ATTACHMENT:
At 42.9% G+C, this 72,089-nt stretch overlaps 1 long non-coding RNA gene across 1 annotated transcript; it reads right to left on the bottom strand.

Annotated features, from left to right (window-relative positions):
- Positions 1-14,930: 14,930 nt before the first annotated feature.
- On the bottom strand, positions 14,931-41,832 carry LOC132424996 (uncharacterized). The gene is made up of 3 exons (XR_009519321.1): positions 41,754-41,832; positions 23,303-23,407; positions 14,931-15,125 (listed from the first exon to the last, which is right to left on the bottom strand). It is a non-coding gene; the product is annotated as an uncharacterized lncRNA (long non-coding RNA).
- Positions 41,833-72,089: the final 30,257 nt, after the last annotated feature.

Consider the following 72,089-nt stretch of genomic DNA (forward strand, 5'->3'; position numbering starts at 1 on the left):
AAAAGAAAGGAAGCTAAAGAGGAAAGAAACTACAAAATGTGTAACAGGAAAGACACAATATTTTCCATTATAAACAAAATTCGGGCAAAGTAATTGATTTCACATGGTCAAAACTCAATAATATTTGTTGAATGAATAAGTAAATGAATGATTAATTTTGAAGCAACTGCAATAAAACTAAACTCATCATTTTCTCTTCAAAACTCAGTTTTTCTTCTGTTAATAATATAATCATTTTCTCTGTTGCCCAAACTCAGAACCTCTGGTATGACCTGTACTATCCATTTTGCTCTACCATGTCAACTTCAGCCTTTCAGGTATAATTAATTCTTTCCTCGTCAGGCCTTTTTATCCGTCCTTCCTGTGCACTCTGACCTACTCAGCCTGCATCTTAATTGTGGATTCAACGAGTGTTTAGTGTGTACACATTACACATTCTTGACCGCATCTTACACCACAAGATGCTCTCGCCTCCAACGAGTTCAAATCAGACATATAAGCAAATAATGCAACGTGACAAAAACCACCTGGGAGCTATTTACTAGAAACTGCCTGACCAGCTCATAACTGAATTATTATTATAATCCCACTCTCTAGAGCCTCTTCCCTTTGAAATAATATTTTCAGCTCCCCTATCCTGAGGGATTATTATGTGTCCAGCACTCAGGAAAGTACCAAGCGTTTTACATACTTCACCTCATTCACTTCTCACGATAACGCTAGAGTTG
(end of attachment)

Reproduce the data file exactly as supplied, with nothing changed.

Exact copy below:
At 42.9% G+C, this 72,089-nt stretch overlaps 1 long non-coding RNA gene across 1 annotated transcript; it reads right to left on the bottom strand.

Annotated features, from left to right (window-relative positions):
- Positions 1-14,930: 14,930 nt before the first annotated feature.
- On the bottom strand, positions 14,931-41,832 carry LOC132424996 (uncharacterized). The gene is made up of 3 exons (XR_009519321.1): positions 41,754-41,832; positions 23,303-23,407; positions 14,931-15,125 (listed from the first exon to the last, which is right to left on the bottom strand). It is a non-coding gene; the product is annotated as an uncharacterized lncRNA (long non-coding RNA).
- Positions 41,833-72,089: the final 30,257 nt, after the last annotated feature.

Consider the following 72,089-nt stretch of genomic DNA (forward strand, 5'->3'; position numbering starts at 1 on the left):
AAAAGAAAGGAAGCTAAAGAGGAAAGAAACTACAAAATGTGTAACAGGAAAGACACAATATTTTCCATTATAAACAAAATTCGGGCAAAGTAATTGATTTCACATGGTCAAAACTCAATAATATTTGTTGAATGAATAAGTAAATGAATGATTAATTTTGAAGCAACTGCAATAAAACTAAACTCATCATTTTCTCTTCAAAACTCAGTTTTTCTTCTGTTAATAATATAATCATTTTCTCTGTTGCCCAAACTCAGAACCTCTGGTATGACCTGTACTATCCATTTTGCTCTACCATGTCAACTTCAGCCTTTCAGGTATAATTAATTCTTTCCTCGTCAGGCCTTTTTATCCGTCCTTCCTGTGCACTCTGACCTACTCAGCCTGCATCTTAATTGTGGATTCAACGAGTGTTTAGTGTGTACACATTACACATTCTTGACCGCATCTTACACCACAAGATGCTCTCGCCTCCAACGAGTTCAAATCAGACATATAAGCAAATAATGCAACGTGACAAAAACCACCTGGGAGCTATTTACTAGAAACTGCCTGACCAGCTCATAACTGAATTATTATTATAATCCCACTCTCTAGAGCCTCTTCCCTTTGAAATAATATTTTCAGCTCCCCTATCCTGAGGGATTATTATGTGTCCAGCACTCAGGAAAGTACCAAGCGTTTTACATACTTCACCTCATTCACTTCTCACGATAACGCTAGAGTTG